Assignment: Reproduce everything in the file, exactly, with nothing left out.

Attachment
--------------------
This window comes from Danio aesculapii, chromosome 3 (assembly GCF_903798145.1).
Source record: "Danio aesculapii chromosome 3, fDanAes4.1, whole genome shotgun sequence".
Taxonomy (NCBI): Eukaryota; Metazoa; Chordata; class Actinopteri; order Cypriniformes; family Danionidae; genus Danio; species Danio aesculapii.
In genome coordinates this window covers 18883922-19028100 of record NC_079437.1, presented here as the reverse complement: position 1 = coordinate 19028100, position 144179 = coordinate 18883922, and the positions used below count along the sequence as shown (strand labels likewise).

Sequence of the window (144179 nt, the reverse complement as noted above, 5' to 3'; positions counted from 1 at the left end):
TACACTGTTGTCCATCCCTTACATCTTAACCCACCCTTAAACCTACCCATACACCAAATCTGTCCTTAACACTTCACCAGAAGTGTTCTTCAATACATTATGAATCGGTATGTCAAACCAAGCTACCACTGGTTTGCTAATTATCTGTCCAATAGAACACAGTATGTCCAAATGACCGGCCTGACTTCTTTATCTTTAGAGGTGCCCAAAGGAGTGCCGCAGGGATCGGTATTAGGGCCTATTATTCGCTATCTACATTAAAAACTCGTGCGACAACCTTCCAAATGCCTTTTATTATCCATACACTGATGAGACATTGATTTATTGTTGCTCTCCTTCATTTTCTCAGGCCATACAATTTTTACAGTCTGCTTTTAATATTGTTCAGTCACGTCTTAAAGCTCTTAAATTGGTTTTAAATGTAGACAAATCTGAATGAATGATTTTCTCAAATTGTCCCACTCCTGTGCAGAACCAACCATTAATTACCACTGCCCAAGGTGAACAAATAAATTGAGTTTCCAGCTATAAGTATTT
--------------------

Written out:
This window comes from Danio aesculapii, chromosome 3 (assembly GCF_903798145.1).
Source record: "Danio aesculapii chromosome 3, fDanAes4.1, whole genome shotgun sequence".
Taxonomy (NCBI): Eukaryota; Metazoa; Chordata; class Actinopteri; order Cypriniformes; family Danionidae; genus Danio; species Danio aesculapii.
In genome coordinates this window covers 18883922-19028100 of record NC_079437.1, presented here as the reverse complement: position 1 = coordinate 19028100, position 144179 = coordinate 18883922, and the positions used below count along the sequence as shown (strand labels likewise).

Sequence of the window (144179 nt, the reverse complement as noted above, 5' to 3'; positions counted from 1 at the left end):
TACACTGTTGTCCATCCCTTACATCTTAACCCACCCTTAAACCTACCCATACACCAAATCTGTCCTTAACACTTCACCAGAAGTGTTCTTCAATACATTATGAATCGGTATGTCAAACCAAGCTACCACTGGTTTGCTAATTATCTGTCCAATAGAACACAGTATGTCCAAATGACCGGCCTGACTTCTTTATCTTTAGAGGTGCCCAAAGGAGTGCCGCAGGGATCGGTATTAGGGCCTATTATTCGCTATCTACATTAAAAACTCGTGCGACAACCTTCCAAATGCCTTTTATTATCCATACACTGATGAGACATTGATTTATTGTTGCTCTCCTTCATTTTCTCAGGCCATACAATTTTTACAGTCTGCTTTTAATATTGTTCAGTCACGTCTTAAAGCTCTTAAATTGGTTTTAAATGTAGACAAATCTGAATGAATGATTTTCTCAAATTGTCCCACTCCTGTGCAGAACCAACCATTAATTACCACTGCCCAAGGTGAACAAATAAATTGAGTTTCCAGCTATAAGTATTT